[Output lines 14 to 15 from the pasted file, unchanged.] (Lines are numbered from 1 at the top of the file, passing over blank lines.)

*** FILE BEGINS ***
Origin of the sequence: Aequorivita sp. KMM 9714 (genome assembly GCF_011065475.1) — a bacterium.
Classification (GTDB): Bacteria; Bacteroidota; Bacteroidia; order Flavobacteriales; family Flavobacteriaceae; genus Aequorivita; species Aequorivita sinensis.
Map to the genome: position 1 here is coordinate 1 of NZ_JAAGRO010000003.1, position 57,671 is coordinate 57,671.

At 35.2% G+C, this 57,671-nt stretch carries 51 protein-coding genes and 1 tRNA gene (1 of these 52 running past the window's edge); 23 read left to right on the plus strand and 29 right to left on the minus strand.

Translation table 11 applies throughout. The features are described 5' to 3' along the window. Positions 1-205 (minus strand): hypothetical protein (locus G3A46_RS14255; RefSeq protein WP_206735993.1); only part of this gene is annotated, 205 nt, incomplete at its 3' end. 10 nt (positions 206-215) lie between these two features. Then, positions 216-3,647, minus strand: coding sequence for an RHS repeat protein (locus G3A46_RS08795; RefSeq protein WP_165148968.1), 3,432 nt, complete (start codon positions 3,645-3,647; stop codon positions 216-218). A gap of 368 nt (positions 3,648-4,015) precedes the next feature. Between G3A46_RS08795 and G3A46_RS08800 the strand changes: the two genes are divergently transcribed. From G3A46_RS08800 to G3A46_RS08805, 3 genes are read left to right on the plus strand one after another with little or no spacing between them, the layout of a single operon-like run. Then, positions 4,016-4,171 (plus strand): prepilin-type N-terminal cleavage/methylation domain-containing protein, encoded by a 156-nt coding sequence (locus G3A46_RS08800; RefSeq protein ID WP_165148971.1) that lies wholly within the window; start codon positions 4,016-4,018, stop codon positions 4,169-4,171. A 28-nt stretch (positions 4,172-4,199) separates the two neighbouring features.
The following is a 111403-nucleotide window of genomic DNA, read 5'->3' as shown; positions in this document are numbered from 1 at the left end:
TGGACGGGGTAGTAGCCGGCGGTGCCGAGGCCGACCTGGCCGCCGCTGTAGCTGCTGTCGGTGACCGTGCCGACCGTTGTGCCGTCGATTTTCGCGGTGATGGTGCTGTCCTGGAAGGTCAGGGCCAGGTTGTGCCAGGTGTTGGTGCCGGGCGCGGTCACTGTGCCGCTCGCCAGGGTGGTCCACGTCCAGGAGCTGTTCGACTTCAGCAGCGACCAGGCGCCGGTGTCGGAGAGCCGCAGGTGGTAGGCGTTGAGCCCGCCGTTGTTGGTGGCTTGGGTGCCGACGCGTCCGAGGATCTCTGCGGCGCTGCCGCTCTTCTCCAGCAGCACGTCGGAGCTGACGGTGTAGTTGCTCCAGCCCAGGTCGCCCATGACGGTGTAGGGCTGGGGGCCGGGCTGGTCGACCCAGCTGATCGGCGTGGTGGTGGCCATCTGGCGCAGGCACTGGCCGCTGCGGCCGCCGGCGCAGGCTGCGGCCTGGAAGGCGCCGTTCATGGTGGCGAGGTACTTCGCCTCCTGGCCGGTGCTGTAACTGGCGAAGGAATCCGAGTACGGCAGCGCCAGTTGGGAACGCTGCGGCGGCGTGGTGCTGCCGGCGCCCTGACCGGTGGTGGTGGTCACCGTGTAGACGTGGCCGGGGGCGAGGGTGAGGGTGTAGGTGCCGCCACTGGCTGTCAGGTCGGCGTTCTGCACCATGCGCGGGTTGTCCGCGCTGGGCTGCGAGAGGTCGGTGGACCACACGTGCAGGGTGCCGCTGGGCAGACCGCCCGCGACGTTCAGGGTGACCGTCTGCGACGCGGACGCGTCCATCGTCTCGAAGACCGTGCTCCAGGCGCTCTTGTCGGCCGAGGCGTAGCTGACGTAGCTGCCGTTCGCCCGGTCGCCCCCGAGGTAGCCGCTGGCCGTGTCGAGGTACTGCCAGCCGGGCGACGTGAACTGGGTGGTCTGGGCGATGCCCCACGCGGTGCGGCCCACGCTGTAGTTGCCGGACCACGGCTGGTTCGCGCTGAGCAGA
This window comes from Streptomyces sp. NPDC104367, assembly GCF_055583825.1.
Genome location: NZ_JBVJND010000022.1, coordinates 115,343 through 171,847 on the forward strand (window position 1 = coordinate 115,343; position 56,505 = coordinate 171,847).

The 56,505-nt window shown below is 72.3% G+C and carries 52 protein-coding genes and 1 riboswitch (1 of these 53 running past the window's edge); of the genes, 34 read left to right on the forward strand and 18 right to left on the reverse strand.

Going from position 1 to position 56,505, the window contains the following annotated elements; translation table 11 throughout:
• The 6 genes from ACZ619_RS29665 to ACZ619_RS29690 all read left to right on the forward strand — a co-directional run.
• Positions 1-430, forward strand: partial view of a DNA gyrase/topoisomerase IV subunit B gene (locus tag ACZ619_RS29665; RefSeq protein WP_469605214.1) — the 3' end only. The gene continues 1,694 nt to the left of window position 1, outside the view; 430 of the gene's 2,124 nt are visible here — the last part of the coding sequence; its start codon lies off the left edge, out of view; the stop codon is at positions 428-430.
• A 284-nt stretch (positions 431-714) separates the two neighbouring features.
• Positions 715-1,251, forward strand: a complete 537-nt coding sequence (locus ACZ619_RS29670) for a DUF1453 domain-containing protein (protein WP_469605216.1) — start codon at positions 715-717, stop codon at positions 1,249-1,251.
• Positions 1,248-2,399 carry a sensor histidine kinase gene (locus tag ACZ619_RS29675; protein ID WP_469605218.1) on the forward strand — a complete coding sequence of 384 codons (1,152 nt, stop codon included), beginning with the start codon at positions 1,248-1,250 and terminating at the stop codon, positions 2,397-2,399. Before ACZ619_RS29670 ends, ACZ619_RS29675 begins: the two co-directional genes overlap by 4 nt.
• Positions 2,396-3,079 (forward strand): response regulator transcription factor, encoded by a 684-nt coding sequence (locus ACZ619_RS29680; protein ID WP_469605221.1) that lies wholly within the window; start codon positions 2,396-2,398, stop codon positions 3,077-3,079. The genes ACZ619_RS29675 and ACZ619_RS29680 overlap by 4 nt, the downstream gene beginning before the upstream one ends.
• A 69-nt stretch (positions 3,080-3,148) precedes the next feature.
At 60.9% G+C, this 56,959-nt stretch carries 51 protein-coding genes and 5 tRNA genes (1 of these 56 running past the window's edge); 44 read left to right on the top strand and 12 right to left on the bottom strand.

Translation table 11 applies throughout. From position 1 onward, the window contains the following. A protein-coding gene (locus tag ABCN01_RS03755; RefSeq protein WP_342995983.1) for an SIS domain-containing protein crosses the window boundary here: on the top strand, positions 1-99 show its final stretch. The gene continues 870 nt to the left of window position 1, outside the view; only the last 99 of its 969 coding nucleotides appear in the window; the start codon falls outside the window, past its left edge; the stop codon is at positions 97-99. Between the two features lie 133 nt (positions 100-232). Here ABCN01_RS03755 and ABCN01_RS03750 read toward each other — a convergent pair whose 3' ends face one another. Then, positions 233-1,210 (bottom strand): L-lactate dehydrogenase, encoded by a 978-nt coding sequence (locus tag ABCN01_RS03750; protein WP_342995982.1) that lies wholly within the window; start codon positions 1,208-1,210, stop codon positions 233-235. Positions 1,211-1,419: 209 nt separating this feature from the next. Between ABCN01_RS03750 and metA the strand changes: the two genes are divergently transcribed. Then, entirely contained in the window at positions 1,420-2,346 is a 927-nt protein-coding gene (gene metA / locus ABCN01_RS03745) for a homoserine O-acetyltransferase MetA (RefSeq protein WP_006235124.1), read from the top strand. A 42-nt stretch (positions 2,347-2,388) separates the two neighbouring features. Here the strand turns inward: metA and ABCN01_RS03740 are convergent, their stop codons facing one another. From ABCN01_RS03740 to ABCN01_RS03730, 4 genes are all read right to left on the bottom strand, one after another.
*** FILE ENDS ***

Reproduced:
• A 284-nt stretch (positions 431-714) separates the two neighbouring features.
• Positions 715-1,251, forward strand: a complete 537-nt coding sequence (locus ACZ619_RS29670) for a DUF1453 domain-containing protein (protein WP_469605216.1) — start codon at positions 715-717, stop codon at positions 1,249-1,251.